Meta-description: 4 principles

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What do a book cover, a movie poster, and a storefront have in common? They must make you want to see more.

This is the same principle for a meta-description. This short burble displayed under your site’s name in Google’s search results means to showcase and attract your potential visitors on your site.

As an example, here’s WebSelf’s meta-description:

Image blog WebSelfWithout a meta-description, Google will have trouble properly listing your site. That is the reason why all our templates come with a default meta-description on their homepage. That being said, we strongly encourage you to personalize it, to fit with your own activity by going into the SEO settings.

Given its condensed and important nature, it’s easy to hesitate and wonder how to write this description. To help you, let us suggest you the 4 principles to keep in mind, the META principles:


Like any text in your site, the meta-description gives you the opportunity to reinforce the core ideas of your site and to plug in your keywords. In addition to the homepage, you can add meta-descriptions on each page, as well as on each blog article: a great way to list all your different services or products, right in the search results, like in the example below.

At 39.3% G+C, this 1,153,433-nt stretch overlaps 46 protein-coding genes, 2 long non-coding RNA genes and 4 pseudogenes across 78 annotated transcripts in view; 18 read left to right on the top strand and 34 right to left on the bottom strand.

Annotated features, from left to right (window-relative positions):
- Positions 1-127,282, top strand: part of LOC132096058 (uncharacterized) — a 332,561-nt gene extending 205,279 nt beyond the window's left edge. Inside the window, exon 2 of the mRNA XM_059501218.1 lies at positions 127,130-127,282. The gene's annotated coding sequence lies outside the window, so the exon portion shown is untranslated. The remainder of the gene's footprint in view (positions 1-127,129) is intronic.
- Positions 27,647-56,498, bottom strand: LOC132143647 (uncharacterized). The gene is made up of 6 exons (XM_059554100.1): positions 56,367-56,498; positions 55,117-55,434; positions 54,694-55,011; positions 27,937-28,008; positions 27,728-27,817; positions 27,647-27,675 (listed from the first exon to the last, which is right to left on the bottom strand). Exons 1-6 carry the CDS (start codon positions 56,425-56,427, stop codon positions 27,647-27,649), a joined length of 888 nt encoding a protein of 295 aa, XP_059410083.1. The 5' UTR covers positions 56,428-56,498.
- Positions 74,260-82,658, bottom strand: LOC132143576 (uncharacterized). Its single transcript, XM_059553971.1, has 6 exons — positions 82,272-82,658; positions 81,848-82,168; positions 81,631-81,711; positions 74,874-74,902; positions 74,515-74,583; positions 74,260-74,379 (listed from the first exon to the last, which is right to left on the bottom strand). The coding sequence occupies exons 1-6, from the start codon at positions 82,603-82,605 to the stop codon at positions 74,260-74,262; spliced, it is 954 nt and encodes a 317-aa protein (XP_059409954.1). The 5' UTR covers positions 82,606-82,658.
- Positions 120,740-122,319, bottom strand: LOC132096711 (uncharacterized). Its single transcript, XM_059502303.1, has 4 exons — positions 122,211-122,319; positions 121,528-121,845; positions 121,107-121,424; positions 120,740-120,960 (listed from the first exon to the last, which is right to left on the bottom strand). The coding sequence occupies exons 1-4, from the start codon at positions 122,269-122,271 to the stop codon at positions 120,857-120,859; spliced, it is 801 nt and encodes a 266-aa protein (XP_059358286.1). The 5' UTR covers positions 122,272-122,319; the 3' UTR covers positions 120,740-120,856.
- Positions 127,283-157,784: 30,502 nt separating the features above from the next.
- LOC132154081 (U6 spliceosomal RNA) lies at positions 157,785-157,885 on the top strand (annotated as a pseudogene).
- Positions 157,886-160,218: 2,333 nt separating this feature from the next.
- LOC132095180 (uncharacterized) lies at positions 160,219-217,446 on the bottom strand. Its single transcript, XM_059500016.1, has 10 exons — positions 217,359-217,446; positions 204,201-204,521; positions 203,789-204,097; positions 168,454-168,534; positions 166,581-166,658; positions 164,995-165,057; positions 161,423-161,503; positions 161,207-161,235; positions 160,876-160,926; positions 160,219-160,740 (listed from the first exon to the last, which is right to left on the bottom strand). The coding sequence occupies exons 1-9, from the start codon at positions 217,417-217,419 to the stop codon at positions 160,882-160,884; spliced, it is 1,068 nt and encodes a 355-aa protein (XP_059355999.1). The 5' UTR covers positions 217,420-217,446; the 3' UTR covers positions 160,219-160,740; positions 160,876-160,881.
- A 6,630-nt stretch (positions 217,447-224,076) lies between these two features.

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SEO hack: Re-using the same description on each page is penalized by Google. However, if you do not add one, Google will simply pluck one out from the texts on that page. Indeed, if you’re a little short on time, it can be more advantageous to only add a description on your homepage.

Elevator Pitch

You have to boil down your site to its core ideas: what do you (personally and uniquely) offer to your visitors, and how does it benefit them? It can be about a rare product, in-depth blog posts, or even simply years and years of expertise. Whatever it is, bring it into clear and immediate focus.

Image blog WebSelfSEO hack: While it’s not advisable to write your whole description this way, you can cherry-pick a couple of words to capitalize. Do not hesitate to add some more blank spaces to balance the text out.


Up to 160 characters is recommended, but it’s no hard limit: if you go over, Google will simply use an ellipsis in its list of search results. It’s even been proven that this creates a ¨air of mystery¨ and people are more likely to visit the site as a result. Still, 160 displayed characters, that’s barely more than a classic Tweet. Better cut to the chase.

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SEO hack: a telegraphic style can shave a few characters here and there. In the exemple above, the subject of the questions are implied. That way, it’s easier to isolate the relevant words.


Try avoiding the passive voice; on the contrary, use dynamic verbs in the imperative mood: you’ll turn your description into a “call to action” phase. Last, but not least, an exclamation mark is another classic, to end on a high note.

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SEO hack: In the example below, the site creator has found a way to not only insert a “call to action”, but also to reinforce it with upper-case letters.

Still a little stumped? Then, start with a simple description, with no bell or whistle: after all, your description must evolve with your site. And, thanks to WebSelf, it’s easy to go in and change it as inspiration strikes!

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